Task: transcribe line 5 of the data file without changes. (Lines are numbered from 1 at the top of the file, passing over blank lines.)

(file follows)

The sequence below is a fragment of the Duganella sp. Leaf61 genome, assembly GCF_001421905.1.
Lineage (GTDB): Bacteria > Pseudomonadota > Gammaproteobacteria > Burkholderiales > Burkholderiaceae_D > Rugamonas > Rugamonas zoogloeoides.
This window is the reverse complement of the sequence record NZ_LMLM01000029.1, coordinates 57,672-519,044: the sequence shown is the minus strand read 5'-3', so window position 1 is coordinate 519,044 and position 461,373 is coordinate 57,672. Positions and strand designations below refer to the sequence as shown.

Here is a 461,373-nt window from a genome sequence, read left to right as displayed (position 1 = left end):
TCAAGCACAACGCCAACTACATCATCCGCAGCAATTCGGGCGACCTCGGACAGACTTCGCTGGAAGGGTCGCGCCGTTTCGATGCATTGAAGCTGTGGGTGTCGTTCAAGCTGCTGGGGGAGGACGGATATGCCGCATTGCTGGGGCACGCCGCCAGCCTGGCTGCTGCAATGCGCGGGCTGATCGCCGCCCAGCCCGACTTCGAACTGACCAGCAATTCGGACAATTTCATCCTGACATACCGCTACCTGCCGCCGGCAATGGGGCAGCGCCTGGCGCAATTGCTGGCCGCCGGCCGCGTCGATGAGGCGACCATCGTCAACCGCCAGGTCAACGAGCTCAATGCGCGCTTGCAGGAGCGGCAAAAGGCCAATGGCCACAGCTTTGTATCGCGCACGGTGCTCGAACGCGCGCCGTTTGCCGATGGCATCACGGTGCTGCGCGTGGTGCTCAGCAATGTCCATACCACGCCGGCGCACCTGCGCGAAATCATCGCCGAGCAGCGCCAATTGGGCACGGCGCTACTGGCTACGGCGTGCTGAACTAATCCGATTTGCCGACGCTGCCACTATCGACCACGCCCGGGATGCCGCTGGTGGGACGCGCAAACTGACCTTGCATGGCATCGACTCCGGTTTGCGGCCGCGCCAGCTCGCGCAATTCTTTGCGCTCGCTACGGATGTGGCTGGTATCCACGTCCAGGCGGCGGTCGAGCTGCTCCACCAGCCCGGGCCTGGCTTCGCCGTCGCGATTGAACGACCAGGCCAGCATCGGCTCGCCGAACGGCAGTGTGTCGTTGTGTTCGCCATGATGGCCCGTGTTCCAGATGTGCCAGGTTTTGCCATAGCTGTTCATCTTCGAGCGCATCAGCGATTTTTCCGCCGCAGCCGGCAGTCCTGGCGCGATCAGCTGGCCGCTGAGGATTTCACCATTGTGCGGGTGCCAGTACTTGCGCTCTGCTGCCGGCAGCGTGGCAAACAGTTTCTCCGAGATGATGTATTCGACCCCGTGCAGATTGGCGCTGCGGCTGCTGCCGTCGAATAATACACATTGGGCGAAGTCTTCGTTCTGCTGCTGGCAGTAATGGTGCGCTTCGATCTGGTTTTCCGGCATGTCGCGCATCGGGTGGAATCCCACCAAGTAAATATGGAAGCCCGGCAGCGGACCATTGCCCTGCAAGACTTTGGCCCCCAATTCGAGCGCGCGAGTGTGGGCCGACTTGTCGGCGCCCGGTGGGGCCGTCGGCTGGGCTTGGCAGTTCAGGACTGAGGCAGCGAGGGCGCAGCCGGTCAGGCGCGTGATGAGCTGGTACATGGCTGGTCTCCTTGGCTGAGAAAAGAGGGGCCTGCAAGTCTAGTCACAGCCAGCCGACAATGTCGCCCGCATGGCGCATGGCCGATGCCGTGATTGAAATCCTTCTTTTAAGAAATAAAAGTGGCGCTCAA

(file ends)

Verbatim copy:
TCAAGCACAACGCCAACTACATCATCCGCAGCAATTCGGGCGACCTCGGACAGACTTCGCTGGAAGGGTCGCGCCGTTTCGATGCATTGAAGCTGTGGGTGTCGTTCAAGCTGCTGGGGGAGGACGGATATGCCGCATTGCTGGGGCACGCCGCCAGCCTGGCTGCTGCAATGCGCGGGCTGATCGCCGCCCAGCCCGACTTCGAACTGACCAGCAATTCGGACAATTTCATCCTGACATACCGCTACCTGCCGCCGGCAATGGGGCAGCGCCTGGCGCAATTGCTGGCCGCCGGCCGCGTCGATGAGGCGACCATCGTCAACCGCCAGGTCAACGAGCTCAATGCGCGCTTGCAGGAGCGGCAAAAGGCCAATGGCCACAGCTTTGTATCGCGCACGGTGCTCGAACGCGCGCCGTTTGCCGATGGCATCACGGTGCTGCGCGTGGTGCTCAGCAATGTCCATACCACGCCGGCGCACCTGCGCGAAATCATCGCCGAGCAGCGCCAATTGGGCACGGCGCTACTGGCTACGGCGTGCTGAACTAATCCGATTTGCCGACGCTGCCACTATCGACCACGCCCGGGATGCCGCTGGTGGGACGCGCAAACTGACCTTGCATGGCATCGACTCCGGTTTGCGGCCGCGCCAGCTCGCGCAATTCTTTGCGCTCGCTACGGATGTGGCTGGTATCCACGTCCAGGCGGCGGTCGAGCTGCTCCACCAGCCCGGGCCTGGCTTCGCCGTCGCGATTGAACGACCAGGCCAGCATCGGCTCGCCGAACGGCAGTGTGTCGTTGTGTTCGCCATGATGGCCCGTGTTCCAGATGTGCCAGGTTTTGCCATAGCTGTTCATCTTCGAGCGCATCAGCGATTTTTCCGCCGCAGCCGGCAGTCCTGGCGCGATCAGCTGGCCGCTGAGGATTTCACCATTGTGCGGGTGCCAGTACTTGCGCTCTGCTGCCGGCAGCGTGGCAAACAGTTTCTCCGAGATGATGTATTCGACCCCGTGCAGATTGGCGCTGCGGCTGCTGCCGTCGAATAATACACATTGGGCGAAGTCTTCGTTCTGCTGCTGGCAGTAATGGTGCGCTTCGATCTGGTTTTCCGGCATGTCGCGCATCGGGTGGAATCCCACCAAGTAAATATGGAAGCCCGGCAGCGGACCATTGCCCTGCAAGACTTTGGCCCCCAATTCGAGCGCGCGAGTGTGGGCCGACTTGTCGGCGCCCGGTGGGGCCGTCGGCTGGGCTTGGCAGTTCAGGACTGAGGCAGCGAGGGCGCAGCCGGTCAGGCGCGTGATGAGCTGGTACATGGCTGGTCTCCTTGGCTGAGAAAAGAGGGGCCTGCAAGTCTAGTCACAGCCAGCCGACAATGTCGCCCGCATGGCGCATGGCCGATGCCGTGATTGAAATCCTTCTTTTAAGAAATAAAAGTGGCGCTCAA